The Law Lords have reserved judgment in the appeal lodged by Suren Dayal, the defeated Labour candidate in constituency No 8 (Moka/Quartier-Militaire), against the decision of the Supreme Court of Mauritius to reject his election petition.
The session ended shortly after 6.30pm on Monday 10 July. Counsels’ submissions began in London at 2pm before the five Law Lords, David Lloyd Jones, Philip James Sales, Nicholas Archibald Hamblen, Sir Ben Stephens, and Dame Sue Lascelles Carr.
According to many, the judgment may be delivered very soon as the Privy Council is in recess in August.
“The act of corruption has not been established”. These were the words of Mr Guy Vassall-Adams, representing the Prime Minister, Pravind Jugnauth, on Monday afternoon, 10 July. He was addressing the Law Lords of the Privy Council during the first part of his speech, just before the break.
Suren Dayal is contesting the elections of Pravind Jugnauth, Leela Devi Dookun-Luchoomun and Yogida Sawmynaden. Guy Vassal-Adams stated that the Supreme Court of Mauritius “was right” to reject the election petition. The lawyer also returned to his interpretation of Section 64 of the Representation of the People Act, which was cited at length by the opposing camp.
According to Guy Vassal-Adams, Suren Dayal’s legal team had failed in terms of statutory interpretation. He also drew a distinction between “true bribery and normal election campaign”. Before Guy Vassall-Adams, it was Suren Dayal’s lawyer to take the floor. “There has been a breach of section 64 of the Representation of People Act”, argues Timothy Straker.
Suren Dayal is also represented by Senior Counsel, Mᵉ Robin Ramburn, and Solicitor, Mᵉ Hiren Jankee.
Timothy Straker KC said that Pravind Jugnauth’s announcement of an increase in the old-age pension on 1 October 2019 during a meeting with senior citizens at the Swami Vivekanada Centre was corrupt because it was made well before the publication of the election manifesto. He added that if the announcement had been made as part of the launch of the MSM’s election manifesto, he would have had nothing to complain about.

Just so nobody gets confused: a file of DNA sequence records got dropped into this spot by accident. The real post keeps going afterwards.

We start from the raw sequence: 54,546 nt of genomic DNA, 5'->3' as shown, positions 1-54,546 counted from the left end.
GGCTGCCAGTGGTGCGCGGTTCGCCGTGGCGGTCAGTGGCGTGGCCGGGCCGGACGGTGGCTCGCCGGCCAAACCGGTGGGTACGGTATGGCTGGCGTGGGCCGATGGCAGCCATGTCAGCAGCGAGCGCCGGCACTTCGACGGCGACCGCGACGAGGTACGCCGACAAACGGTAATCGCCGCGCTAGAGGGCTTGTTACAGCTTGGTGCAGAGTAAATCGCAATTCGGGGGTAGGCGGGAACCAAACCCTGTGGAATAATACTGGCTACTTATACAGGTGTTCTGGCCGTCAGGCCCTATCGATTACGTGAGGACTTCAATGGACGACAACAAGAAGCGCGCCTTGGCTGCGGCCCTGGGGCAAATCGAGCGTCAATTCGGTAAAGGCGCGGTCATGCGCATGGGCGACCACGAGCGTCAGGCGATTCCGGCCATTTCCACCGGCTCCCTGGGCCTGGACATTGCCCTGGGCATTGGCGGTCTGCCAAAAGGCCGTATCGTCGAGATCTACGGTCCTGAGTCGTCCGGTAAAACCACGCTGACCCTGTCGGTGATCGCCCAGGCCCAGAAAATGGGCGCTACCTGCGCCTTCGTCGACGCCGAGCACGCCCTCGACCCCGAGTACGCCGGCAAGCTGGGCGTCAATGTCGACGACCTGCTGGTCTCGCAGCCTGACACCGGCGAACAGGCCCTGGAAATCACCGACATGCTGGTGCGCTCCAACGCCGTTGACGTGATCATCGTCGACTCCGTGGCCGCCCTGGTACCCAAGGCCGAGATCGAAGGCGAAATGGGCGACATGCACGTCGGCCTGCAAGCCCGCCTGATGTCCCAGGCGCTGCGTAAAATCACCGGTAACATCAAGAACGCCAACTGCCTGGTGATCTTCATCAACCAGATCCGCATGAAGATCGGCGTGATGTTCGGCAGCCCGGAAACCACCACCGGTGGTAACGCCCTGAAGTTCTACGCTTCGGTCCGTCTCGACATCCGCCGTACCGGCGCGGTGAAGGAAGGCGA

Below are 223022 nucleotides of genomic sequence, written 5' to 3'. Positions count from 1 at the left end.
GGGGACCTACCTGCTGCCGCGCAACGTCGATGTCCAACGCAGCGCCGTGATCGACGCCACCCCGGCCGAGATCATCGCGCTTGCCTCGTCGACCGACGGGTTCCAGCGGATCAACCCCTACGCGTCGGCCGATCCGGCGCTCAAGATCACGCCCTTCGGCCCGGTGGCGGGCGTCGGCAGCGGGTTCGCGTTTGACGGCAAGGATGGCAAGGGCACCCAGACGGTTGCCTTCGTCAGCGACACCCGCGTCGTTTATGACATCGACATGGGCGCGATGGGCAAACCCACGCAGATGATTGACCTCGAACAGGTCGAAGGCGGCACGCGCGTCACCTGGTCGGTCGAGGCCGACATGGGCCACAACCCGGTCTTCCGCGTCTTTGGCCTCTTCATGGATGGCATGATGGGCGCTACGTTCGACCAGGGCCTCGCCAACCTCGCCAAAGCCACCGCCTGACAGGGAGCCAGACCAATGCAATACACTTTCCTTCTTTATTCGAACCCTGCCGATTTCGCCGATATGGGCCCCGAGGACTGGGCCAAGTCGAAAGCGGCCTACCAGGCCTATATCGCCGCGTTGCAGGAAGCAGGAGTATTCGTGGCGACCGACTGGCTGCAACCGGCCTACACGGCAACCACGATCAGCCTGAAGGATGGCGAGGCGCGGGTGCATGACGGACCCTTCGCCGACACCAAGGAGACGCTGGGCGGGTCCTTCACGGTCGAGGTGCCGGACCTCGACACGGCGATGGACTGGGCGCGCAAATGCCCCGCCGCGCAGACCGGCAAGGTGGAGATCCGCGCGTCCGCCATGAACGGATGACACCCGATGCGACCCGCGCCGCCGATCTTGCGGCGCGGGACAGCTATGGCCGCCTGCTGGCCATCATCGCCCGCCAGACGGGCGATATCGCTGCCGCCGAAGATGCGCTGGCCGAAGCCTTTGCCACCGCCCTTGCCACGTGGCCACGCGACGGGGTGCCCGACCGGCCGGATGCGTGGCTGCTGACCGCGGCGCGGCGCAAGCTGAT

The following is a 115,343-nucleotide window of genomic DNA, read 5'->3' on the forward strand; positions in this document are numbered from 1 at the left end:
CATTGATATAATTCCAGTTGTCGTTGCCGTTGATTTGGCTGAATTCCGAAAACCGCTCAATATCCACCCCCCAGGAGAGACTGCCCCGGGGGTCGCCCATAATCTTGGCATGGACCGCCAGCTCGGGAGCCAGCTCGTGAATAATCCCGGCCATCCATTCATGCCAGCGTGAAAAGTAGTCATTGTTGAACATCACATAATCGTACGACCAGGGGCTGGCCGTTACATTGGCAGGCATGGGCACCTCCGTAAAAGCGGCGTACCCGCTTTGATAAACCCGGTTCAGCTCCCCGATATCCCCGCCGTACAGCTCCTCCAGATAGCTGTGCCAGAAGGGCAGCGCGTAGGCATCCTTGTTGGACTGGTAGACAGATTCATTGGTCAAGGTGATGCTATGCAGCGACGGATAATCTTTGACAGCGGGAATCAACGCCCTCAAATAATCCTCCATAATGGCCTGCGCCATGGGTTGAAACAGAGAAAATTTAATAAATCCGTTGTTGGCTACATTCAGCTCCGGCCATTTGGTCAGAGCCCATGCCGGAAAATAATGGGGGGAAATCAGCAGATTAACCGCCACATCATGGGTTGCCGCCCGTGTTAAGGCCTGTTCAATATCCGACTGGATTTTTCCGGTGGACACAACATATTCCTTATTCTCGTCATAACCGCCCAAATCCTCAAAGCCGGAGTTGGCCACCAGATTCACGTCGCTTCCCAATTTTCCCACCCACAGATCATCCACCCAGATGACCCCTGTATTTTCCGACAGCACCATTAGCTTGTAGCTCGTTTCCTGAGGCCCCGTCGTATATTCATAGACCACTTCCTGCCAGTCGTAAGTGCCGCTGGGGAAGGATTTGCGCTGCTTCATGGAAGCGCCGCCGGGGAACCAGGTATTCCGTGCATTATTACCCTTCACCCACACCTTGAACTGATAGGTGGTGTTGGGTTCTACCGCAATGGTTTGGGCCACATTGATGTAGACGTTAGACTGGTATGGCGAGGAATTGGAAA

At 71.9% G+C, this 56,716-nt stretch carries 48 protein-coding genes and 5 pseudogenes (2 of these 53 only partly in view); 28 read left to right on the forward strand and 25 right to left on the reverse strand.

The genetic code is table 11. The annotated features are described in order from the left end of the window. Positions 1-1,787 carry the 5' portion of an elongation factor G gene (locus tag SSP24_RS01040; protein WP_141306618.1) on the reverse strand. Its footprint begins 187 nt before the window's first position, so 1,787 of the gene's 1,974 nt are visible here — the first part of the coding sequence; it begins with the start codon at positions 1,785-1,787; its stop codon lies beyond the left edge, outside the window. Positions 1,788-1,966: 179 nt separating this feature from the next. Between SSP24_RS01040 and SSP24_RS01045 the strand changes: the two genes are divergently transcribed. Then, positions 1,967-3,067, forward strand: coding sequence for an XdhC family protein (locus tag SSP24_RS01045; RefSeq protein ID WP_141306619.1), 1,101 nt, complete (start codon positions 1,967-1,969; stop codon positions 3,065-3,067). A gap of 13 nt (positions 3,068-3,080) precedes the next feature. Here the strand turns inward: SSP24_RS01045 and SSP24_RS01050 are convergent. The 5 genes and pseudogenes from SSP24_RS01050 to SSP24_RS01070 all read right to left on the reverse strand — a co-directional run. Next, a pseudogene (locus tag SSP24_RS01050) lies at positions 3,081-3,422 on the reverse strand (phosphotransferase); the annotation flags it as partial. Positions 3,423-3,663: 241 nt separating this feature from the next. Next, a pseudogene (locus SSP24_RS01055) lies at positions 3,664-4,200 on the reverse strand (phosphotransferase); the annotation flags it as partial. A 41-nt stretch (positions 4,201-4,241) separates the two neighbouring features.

For Suren Dayal’s lawyer, “it is clear that the Supreme Court of Mauritius committed a series of errors”. One of these errors, in his view, was that the judges in Mauritius failed to distinguish between the candidate and the party.
Pravind Jugnauth lawyer, Mᵉ Guy Vassall-Adams, stressed that the Supreme Court of Mauritius was right to dismiss the election petition. He maintained that the opposing party’s appeal was “ill-considered”.
“The allegations relate to a statement made during an election campaign. Both parties campaigned on the PRB report and on how voters would benefit from their proposals,” he said.
Mᵉ Guy Vassall-Adams also asserted that when his client made a statement about pensions, this was meant for all pensioners in Mauritius, not just those in the No. 8 constituency.
The lawyer reminded the Court that the Supreme Court of Mauritius stated that “there is a difference between corruption and a normal electoral campaign where you try to persuade voters”.
A representative of the Electoral Commission and the Electoral Supervisory Commission also appeared before the Law Lords.
However, at the beginning of his speech, Me Straker had to drop two points concerning the role played by the Mauritius Broadcasting Corporation (MBC) during the November 2019 election campaign. The Super Cash Back Gold (SCBG) refund issue has also been dropped by the disputing party.